Better Citizens

Volunteering at an elementary school provides an interesting platform from which to watch people on a daily basis. This kind of voyeurism can be entertaining, but it can also be eye opening. A simple duty like assisting the traffic flow of parents dropping off their children in the morning at the school’s traffic circle show people at their best, and their worst.

Every Thursday morning during this school year I’ve had the privilege of standing in the center of a traffic oval, with two lanes of traffic passing around. While one aspect of the job is to be the crossing guard, stopping traffic to allow the few kids who live locally to cross these two lanes of traffic safely, the job ends up becoming more traffic cop: one without a badge or any real authority.

What’s wonderful about this position is that you get to see practically every family who is a part of the school’s community, connecting with people through a smile, a wave, a brief conversation. The great majority of parents drive through the circle, follow my direction for where to stop to drop off their child or children, and merge in an orderly fashion into the single lane of traffic that leads away from school.

Something I’ve witnessed that buoys my spirits, is the attitude of a few of the families who walk their children to school every day. I’ve heard through various sources that contrary to the outside attitudes of these few families, their financial worlds are totally upside down: the worts case scenario kind of upside down that we read about in the news all too often today.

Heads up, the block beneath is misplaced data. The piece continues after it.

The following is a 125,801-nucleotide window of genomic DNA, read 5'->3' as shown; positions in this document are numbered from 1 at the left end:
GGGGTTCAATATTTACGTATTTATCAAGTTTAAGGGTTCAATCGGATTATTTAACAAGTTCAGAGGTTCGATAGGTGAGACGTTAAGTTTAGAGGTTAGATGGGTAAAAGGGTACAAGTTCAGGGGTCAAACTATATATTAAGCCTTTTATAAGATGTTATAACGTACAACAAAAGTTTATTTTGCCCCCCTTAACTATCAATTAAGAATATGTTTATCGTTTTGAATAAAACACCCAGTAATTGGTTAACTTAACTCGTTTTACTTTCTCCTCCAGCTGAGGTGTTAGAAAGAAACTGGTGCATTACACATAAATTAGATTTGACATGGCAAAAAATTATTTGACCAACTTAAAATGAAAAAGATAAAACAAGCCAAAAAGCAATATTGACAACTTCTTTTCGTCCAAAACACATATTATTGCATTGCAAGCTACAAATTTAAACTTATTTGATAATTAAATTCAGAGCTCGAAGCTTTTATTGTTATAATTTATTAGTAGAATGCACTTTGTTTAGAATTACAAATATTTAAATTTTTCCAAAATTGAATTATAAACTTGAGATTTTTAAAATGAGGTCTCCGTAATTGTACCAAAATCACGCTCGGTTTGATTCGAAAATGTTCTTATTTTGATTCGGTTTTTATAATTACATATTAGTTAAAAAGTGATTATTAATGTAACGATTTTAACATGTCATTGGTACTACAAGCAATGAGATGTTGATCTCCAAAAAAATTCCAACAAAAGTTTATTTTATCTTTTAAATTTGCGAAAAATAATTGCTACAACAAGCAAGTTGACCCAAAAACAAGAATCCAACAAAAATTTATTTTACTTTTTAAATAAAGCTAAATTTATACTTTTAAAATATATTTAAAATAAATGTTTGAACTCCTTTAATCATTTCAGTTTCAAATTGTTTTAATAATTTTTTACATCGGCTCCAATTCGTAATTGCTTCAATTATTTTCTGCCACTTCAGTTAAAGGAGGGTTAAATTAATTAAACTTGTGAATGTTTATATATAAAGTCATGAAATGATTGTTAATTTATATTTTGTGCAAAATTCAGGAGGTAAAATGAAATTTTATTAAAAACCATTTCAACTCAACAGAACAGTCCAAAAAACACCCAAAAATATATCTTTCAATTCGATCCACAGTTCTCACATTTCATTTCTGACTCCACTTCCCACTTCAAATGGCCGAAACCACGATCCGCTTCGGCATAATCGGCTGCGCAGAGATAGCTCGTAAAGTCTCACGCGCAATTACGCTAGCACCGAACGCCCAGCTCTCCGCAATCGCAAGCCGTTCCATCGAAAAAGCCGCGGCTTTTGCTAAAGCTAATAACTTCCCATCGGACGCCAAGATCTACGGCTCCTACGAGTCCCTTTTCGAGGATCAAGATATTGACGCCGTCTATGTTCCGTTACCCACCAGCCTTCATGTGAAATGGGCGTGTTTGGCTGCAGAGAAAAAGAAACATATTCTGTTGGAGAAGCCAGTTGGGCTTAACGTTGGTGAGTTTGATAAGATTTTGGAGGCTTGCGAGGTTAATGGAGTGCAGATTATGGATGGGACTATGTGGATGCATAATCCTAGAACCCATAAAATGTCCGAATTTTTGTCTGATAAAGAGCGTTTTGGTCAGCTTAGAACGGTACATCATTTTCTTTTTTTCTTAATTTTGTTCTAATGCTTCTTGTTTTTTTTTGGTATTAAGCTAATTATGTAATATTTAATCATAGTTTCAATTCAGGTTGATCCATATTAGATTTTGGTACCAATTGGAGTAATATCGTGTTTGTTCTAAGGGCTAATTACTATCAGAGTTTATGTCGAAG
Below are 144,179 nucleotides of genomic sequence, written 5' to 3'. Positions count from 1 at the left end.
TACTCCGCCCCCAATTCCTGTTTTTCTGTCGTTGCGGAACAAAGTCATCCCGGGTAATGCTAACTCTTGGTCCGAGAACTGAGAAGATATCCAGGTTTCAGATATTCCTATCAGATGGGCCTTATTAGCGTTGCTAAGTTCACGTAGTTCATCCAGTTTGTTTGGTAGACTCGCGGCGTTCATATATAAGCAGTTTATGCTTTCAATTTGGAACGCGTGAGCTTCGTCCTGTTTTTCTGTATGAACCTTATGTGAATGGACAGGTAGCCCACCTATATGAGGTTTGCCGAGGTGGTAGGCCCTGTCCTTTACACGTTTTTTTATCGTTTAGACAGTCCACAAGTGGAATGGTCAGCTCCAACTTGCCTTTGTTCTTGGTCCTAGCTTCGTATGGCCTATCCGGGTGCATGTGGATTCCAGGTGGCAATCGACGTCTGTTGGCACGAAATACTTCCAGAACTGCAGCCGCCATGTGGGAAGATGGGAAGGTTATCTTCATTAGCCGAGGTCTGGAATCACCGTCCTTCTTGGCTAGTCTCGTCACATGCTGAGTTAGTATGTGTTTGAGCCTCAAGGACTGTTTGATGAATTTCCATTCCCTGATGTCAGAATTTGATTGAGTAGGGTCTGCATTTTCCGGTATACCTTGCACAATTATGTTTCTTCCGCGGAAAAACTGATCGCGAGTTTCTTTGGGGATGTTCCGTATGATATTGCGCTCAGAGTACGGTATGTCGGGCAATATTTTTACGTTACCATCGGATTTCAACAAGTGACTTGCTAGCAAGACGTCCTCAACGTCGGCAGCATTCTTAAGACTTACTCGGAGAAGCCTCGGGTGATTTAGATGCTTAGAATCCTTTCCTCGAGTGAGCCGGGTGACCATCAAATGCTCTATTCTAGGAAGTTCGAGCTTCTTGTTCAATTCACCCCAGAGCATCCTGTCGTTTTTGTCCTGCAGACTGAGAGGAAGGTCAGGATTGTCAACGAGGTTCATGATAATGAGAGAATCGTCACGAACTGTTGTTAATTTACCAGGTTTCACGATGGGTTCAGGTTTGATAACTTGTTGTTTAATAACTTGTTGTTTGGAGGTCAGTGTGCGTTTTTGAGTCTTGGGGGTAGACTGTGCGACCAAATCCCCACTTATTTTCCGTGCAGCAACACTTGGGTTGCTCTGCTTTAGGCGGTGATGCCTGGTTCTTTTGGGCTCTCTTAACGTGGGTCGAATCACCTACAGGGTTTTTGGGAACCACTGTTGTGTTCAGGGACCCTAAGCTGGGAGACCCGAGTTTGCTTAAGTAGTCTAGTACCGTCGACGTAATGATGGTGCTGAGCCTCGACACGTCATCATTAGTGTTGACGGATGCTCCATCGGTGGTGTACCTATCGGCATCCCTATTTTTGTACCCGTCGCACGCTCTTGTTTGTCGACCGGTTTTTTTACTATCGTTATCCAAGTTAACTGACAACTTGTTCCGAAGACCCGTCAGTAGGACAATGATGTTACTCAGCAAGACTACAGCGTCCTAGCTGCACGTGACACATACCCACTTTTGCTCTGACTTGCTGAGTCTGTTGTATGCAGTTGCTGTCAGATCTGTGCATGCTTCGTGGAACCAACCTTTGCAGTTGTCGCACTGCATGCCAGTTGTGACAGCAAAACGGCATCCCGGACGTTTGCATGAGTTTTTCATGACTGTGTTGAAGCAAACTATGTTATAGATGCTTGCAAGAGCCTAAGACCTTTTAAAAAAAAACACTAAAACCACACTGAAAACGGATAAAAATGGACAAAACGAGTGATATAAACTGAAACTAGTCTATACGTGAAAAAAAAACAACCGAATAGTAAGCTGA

Talk to these folks – look at the smiles on their faces – and you would never know. Their spirits always seem high. Their children are always in good spirits. Their homes are well cared for. There is obvious pride and hope involved in everything they do: at least it appears that way.

I marvel at these families because they are facing financial adversity with the kind of class and dignity I could only dream to do. I think of the anxiety that I struggle to not foist upon others when I have those days when I’m far too overextended. But then on those Thursday mornings during traffic, while the clock inches closer and closer to the moment the starting bell rings for school, I am reminded that I am doing OK managing my own anxieties, that I’m more like the vast majority of the families making it through each day, but still working to be at least cordial to my fellow citizens.

A small yet significant minority of these parents have, unfortunately, become less and less courteous in both their patience in waiting in the lines of traffic that build up ten minutes before the school’s starting bell rings, and in following directions for where to move their cars to drop off their children. Maybe they too are going through terrible situations at home, but as witnessed at least a few families, this does not give anyone the right to take their frustrations out on others.

But Thursday after Thursday the same parents come through the traffic circle, late, harried, self-centered. In school communications, verbally, through hand gestures, we ask people to drive as far forward along the sidewalk’s curb as possible in order to slide as many cars behind them as possible, allowing other parents to drop off their children. These same parents always stop as soon as they reach the closest spot on the curb to drop off their children, leaving spots for at least three cars open in front of them.